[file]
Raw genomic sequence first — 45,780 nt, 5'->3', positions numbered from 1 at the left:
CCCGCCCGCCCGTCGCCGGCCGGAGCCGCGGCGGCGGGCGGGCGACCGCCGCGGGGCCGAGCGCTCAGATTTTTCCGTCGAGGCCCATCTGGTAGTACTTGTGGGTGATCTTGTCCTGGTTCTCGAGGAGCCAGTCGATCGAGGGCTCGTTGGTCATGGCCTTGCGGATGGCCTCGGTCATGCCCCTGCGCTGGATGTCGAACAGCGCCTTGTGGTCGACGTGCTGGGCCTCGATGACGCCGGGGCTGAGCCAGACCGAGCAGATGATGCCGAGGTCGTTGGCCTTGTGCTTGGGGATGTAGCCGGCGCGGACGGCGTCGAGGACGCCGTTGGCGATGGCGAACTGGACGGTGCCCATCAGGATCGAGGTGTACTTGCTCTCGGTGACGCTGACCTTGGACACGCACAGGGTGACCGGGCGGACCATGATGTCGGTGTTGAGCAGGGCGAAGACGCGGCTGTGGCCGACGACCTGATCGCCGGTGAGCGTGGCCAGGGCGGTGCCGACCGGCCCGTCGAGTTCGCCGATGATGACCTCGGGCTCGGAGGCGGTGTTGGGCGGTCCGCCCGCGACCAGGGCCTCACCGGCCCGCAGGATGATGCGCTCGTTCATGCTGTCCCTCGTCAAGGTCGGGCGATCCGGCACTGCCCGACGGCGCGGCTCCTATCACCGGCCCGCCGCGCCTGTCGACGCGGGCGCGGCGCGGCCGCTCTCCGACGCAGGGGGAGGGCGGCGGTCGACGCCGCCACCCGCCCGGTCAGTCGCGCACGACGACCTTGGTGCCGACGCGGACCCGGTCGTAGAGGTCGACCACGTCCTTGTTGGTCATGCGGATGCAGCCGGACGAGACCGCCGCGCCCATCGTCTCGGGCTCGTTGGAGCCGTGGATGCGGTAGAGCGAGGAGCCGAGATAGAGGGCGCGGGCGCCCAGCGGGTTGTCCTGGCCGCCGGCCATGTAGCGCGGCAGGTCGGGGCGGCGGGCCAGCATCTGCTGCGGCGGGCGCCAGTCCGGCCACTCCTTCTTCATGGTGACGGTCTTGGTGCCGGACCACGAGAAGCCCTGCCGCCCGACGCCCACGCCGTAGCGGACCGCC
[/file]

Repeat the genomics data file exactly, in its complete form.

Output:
Raw genomic sequence first — 45,780 nt, 5'->3', positions numbered from 1 at the left:
CCCGCCCGCCCGTCGCCGGCCGGAGCCGCGGCGGCGGGCGGGCGACCGCCGCGGGGCCGAGCGCTCAGATTTTTCCGTCGAGGCCCATCTGGTAGTACTTGTGGGTGATCTTGTCCTGGTTCTCGAGGAGCCAGTCGATCGAGGGCTCGTTGGTCATGGCCTTGCGGATGGCCTCGGTCATGCCCCTGCGCTGGATGTCGAACAGCGCCTTGTGGTCGACGTGCTGGGCCTCGATGACGCCGGGGCTGAGCCAGACCGAGCAGATGATGCCGAGGTCGTTGGCCTTGTGCTTGGGGATGTAGCCGGCGCGGACGGCGTCGAGGACGCCGTTGGCGATGGCGAACTGGACGGTGCCCATCAGGATCGAGGTGTACTTGCTCTCGGTGACGCTGACCTTGGACACGCACAGGGTGACCGGGCGGACCATGATGTCGGTGTTGAGCAGGGCGAAGACGCGGCTGTGGCCGACGACCTGATCGCCGGTGAGCGTGGCCAGGGCGGTGCCGACCGGCCCGTCGAGTTCGCCGATGATGACCTCGGGCTCGGAGGCGGTGTTGGGCGGTCCGCCCGCGACCAGGGCCTCACCGGCCCGCAGGATGATGCGCTCGTTCATGCTGTCCCTCGTCAAGGTCGGGCGATCCGGCACTGCCCGACGGCGCGGCTCCTATCACCGGCCCGCCGCGCCTGTCGACGCGGGCGCGGCGCGGCCGCTCTCCGACGCAGGGGGAGGGCGGCGGTCGACGCCGCCACCCGCCCGGTCAGTCGCGCACGACGACCTTGGTGCCGACGCGGACCCGGTCGTAGAGGTCGACCACGTCCTTGTTGGTCATGCGGATGCAGCCGGACGAGACCGCCGCGCCCATCGTCTCGGGCTCGTTGGAGCCGTGGATGCGGTAGAGCGAGGAGCCGAGATAGAGGGCGCGGGCGCCCAGCGGGTTGTCCTGGCCGCCGGCCATGTAGCGCGGCAGGTCGGGGCGGCGGGCCAGCATCTGCTGCGGCGGGCGCCAGTCCGGCCACTCCTTCTTCATGGTGACGGTCTTGGTGCCGGACCACGAGAAGCCCTGCCGCCCGACGCCCACGCCGTAGCGGACCGCC